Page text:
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Recycling rechargeables

Many places will accept rechargeable batteries

January 1, 2012
By RODNEY MINOR , The Leader Herald

JOHNSTOWN - On Dec. 5, it became illegal to dispose of most rechargeable batteries in landfills in New York state.

As part of the law, consumers have the option of dropping those batteries off at retail stores taking part in recycling them.

While retailers may have just gotten started collecting and recycling rechargeable batteries this year, Fulton County has been doing it for three years.

Article Photos

Dianne Woske, recycling coordinator for Fulton County, shows rechargeable batteries and a cellphone Tuesday collected at the Fulton?County Electronic?Collection site at the landfill on Mud Road in the town of Johnstown.
The Leader-Herald/Rodney Minor

Dianne Woske, recycling coordinator for Fulton County, said the county's Department of Solid Waste has been running a recycling program for rechargeable batteries and cell phones since 2009. By utilizing a free collection program, the county has been able to recycle more than 880 pounds of rechargeable batteries and cellphones.

"It's the easiest program in the world [to run]" Woske said.

According to the state Department of Environmental Conservation website - - the New York State Rechargeable Battery Recycling Act was signed into law by Gov. Andrew Cuomo on Dec. 10, 2010. The law requires manufacturers of covered rechargeable batteries to collect and recycle the batteries statewide in a manufacturer-funded program at no cost to consumers. There was a concern that potentially toxic metals - such as lead and cadmium - in some rechargeable batteries could end up in landfills.

"Since many rechargeable batteries contain toxic metals that can be released into the environment when managed improperly, this program is a good example of product stewardship among consumers, retailers and battery manufacturers," DEC Commissioner Joe Martens said in a news release. "Valuable metals from rechargeable batteries can be recovered for reuse instead of ending up in the trash."

Rechargeable batteries covered by the law include: nickel cadmium, sealed lead, lithium ion, nickel metal hydride and any other dry cell rechargeable batteries weighing less than 25 pounds.

Woske said the program is fairly simple: People drop off rechargeable batteries at the transfer stations - a permit is not required to do this. When the bucket the batteries and cell phones are kept in gets full, it is brought to the Electronic Collection site at the Solid Waste Department, 847 Mud Road. The materials are sorted, individually bagged, and placed in a box, which is shipped - at no cost to the county - to a recycling facility that can appropriately handle the contents. Taking care of the rechargeable batteries and cell phones may take an extra hour or two a month, Woske said.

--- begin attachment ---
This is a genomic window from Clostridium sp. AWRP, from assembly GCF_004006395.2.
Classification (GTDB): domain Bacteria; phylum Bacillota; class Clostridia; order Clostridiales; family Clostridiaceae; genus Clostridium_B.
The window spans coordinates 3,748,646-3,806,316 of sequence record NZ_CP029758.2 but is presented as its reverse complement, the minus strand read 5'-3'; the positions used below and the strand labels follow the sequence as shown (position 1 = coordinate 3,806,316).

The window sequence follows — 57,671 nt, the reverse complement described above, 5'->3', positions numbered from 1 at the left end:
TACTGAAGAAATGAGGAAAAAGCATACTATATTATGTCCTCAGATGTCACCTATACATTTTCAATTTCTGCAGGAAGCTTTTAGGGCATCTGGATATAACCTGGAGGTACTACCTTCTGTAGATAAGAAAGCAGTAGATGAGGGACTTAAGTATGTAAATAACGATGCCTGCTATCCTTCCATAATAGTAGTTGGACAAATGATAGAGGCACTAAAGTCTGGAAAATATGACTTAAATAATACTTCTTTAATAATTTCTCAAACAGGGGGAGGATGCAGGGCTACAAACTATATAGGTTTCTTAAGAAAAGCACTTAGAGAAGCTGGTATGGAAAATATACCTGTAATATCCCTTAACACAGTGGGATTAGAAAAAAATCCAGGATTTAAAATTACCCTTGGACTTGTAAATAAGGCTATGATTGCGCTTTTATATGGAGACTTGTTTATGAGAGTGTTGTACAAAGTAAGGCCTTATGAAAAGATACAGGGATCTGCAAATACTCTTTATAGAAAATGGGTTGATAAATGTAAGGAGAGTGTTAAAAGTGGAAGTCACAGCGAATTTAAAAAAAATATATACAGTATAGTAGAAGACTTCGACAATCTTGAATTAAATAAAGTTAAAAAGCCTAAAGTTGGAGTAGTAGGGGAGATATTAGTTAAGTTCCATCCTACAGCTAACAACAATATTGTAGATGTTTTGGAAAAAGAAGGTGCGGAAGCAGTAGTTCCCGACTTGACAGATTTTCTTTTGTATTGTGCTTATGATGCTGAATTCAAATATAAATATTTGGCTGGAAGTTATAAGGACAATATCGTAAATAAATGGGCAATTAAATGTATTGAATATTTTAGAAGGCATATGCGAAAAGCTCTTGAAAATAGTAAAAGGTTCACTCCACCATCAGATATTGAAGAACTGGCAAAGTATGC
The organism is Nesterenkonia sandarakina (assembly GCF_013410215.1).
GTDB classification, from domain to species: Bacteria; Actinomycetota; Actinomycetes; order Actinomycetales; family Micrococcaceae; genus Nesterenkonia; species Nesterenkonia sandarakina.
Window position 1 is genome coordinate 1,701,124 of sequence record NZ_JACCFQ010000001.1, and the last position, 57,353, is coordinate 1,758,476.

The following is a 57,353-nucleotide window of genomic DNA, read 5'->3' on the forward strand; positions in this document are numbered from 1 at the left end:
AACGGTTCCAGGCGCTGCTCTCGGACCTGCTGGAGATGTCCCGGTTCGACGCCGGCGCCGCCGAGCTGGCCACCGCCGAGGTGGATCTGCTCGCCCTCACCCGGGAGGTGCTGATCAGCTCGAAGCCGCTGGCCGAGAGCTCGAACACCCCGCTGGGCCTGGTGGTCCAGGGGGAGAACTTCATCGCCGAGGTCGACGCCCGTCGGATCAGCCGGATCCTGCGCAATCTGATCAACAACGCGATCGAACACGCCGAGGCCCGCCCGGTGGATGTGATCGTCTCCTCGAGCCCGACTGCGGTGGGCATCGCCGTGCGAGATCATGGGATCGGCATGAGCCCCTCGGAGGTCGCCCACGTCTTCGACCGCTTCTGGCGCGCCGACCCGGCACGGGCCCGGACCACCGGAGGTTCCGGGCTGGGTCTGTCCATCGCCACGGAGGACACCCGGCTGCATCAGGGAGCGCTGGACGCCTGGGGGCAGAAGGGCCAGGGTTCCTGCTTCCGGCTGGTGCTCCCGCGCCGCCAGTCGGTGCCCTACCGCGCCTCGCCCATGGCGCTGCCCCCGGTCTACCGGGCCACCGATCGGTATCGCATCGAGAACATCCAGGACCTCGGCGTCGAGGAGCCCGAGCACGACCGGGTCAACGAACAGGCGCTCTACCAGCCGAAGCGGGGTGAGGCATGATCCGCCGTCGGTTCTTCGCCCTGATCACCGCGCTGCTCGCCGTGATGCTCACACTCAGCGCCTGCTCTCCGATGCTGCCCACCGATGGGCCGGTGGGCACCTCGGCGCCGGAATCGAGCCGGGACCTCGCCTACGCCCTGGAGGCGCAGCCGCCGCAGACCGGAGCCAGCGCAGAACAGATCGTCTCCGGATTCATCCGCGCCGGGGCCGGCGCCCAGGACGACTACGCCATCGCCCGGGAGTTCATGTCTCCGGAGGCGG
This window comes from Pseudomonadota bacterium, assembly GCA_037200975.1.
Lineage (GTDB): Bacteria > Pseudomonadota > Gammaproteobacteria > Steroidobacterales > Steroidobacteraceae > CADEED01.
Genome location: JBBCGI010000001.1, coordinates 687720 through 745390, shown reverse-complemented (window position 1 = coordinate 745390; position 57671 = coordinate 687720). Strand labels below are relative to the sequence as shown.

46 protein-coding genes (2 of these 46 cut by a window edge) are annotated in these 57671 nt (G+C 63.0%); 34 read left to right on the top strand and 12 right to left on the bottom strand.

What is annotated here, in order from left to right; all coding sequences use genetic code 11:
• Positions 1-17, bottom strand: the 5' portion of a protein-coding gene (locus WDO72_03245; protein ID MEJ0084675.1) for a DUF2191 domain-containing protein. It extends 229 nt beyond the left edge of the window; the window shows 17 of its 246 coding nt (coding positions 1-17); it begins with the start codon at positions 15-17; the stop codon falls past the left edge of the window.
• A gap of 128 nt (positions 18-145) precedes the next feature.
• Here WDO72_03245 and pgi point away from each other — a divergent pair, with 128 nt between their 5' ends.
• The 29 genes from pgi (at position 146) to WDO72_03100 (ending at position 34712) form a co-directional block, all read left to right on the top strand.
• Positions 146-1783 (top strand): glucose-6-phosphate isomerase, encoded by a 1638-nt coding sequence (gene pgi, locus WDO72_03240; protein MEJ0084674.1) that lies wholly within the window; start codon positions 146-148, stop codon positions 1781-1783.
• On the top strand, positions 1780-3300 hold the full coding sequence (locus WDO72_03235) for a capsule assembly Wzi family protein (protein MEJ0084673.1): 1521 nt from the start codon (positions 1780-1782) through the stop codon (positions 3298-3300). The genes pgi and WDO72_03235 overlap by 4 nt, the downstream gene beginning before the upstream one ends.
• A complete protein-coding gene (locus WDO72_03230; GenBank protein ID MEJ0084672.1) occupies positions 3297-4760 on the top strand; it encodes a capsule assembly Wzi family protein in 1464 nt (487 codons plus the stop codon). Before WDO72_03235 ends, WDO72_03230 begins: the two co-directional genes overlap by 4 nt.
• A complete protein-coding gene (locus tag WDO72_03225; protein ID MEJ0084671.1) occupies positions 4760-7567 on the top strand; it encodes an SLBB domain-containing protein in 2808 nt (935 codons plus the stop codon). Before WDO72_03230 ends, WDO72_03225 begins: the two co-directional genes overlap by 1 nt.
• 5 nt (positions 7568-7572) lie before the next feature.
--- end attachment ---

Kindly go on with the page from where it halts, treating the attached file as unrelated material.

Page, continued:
The program the county participates in is named Call2Recycle.

According to the program's website,, Call2Recycle is operated by the Rechargeable Battery Recycling Corporation.

"Call2Recycle is funded by product manufacturers across the globe committed to environmentally-sound recycling of rechargeable batteries and cell phones," the website said. "These manufacturers place the RBRC recycling seal on their rechargeable products and batteries, informing users that they are recyclable."

There has been a small but steady uptick in the number of rechargeable batteries and cellphones recycled by Fulton County since it started taking part in the program in 2009.

In 2009, the county recycled 260 pounds of rechargeable batteries and cell phones. In 2010, it recycled 280 pounds. In 2011, it recycled 344 pounds.

Woske said those numbers are small compared to what the landfill is used to dealing with. For example, in 2010 the county had 3,200 tons of material sold for recycling.

According to the Call2Recycle website, other places people can recycle their rechargeable batteries in the area include: the Radio Shack stores in Johnstown and Amsterdam; the Lowe's and Home Depot in Amsterdam; and the Lake Pleasant Transfer Station.

Judi Beeler, the confidential secretary for the Montgomery-Otsego-Schoharie Solid Waste Management?Authority, said the authority accepts rechargeable batteries at its transfer stations. There is no charge for the service, she said.

MOSA has two transfer stations in Montgomery?County; one in?Amsterdam, the other in?Sprakers.

Since she began working at the Solid Waste Department 12 years ago, Woske said, the biggest change she has seen in consumers is how many are aware of recycling programs and interested in participating in them.

"Word of mouth has a lot to do with it," she said. "People are becoming more aware of what is going on."

For more information about Fulton County's program, call 736-5504.



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